Fernán: “It is the best and most honest way to tell something to somebody, but also the most natural way for people to accept what we say. It is a pure way to connect to people. Hundreds of people can be together with you through a song. And we make music for that reason.”
While the band explains how eating Padrón peppers is like Russian roulette, they set out their plans for the upcoming season. Later this summer, Mamihlapinatapai will release a new single. And another one later in autumn. These two songs will be part of a new album, together with ‘Plantico’ from 2018. This second album of Mamihlapinatapai will be released early 2020.
Fernán: “Releasing albums and streaming is the way it works. But who pays 15 euros for an album they have not listened to? A lot is being released nowadays, basically anyone can release something. This means there is a lot of different quality, people have to search for something they like.”
Guillermo: “And it is hard, but also great. Because there is room for people like us, our music would not have been released if we could not work as an independent band. And this is why streaming is great. We make our music to be listened to. If people sit at home, listen to your music first, then they might actually consider buying the 15 euro album. People are willing to buy records they like, maybe even go to concerts or pay for a t-shirt.
Fernán: “Our first album was a bit premature, with lots of energy to prove ourselves. Our new album will be more mature, more political and philosophical. It is about people building walls around feelings, being part of society, which is sad and dangerous. People work too much and live too little. We do not live to pay bills.”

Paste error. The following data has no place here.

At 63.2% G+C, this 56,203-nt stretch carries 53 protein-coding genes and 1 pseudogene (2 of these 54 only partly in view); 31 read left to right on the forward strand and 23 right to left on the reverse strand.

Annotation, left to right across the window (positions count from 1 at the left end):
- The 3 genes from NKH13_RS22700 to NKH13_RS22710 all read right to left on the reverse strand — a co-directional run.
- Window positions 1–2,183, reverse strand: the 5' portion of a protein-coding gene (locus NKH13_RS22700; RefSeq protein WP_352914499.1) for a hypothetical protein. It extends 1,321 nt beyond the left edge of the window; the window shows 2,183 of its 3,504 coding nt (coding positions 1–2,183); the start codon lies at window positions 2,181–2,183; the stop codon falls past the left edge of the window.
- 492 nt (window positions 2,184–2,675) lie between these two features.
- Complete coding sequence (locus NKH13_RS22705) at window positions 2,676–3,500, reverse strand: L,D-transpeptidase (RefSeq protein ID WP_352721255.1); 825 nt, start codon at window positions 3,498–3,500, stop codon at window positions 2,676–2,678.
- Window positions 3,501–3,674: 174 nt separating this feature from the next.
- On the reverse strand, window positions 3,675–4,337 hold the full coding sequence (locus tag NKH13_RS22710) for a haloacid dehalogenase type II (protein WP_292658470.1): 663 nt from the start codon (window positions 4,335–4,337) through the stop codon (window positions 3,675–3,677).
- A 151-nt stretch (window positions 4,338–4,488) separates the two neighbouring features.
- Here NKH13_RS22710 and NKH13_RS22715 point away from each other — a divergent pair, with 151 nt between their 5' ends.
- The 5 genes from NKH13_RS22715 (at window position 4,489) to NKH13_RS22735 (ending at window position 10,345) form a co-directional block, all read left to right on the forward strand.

Guillermo: “An upcoming song is about exactly that. It is called ‘Nino’, kid. It is about what you wanted to be when you grew up. This thought moves away when you go to school and work. Why is the world like this? This pure and honest feeling is buried and destroyed. This song is how people feel when they realise this.” Fernán: “Just let the kid live! Everybody has some moments when the kid comes back and say, whatever, just do it!”
And while Guillermo grabs his phone to take a picture he apologises: “Even with all this flower power we are supposed to do social media. I hate that, we are here for the music. But it doesn’t matter how good you play, if you don’t have 10,000 likes no-one cares about what you do.”
And do you think you will stay in The Netherlands forever?
Fernán: “That is up to the kid to decide.” Luciano: “This is like in the beginning when we moved here, it was not really planned, it happened. We like to be here, and now we are here for five years already. Maybe it is a Spanish thing too, Spanish people don’t like to plan.”
Luciano: “And we like the festivals here, people want to create a whole atmosphere. It is not just a bar and a stage with live music, but a whole world with excited people. In Spain we have a lot of festivals, but it is not much, just a lot of mud.”
Nearly two hours later the interview concludes and we estimate this probably sets the record for any 3voor12 Den Haag interview.
Luciano: “Well, you should come to one of our rehearsals, you will be thankful it is just the three of us now. Oh and by the way, we are looking for a place to rehearse. It is hard to find with eight.”
Nu we toch even de aandacht hebben: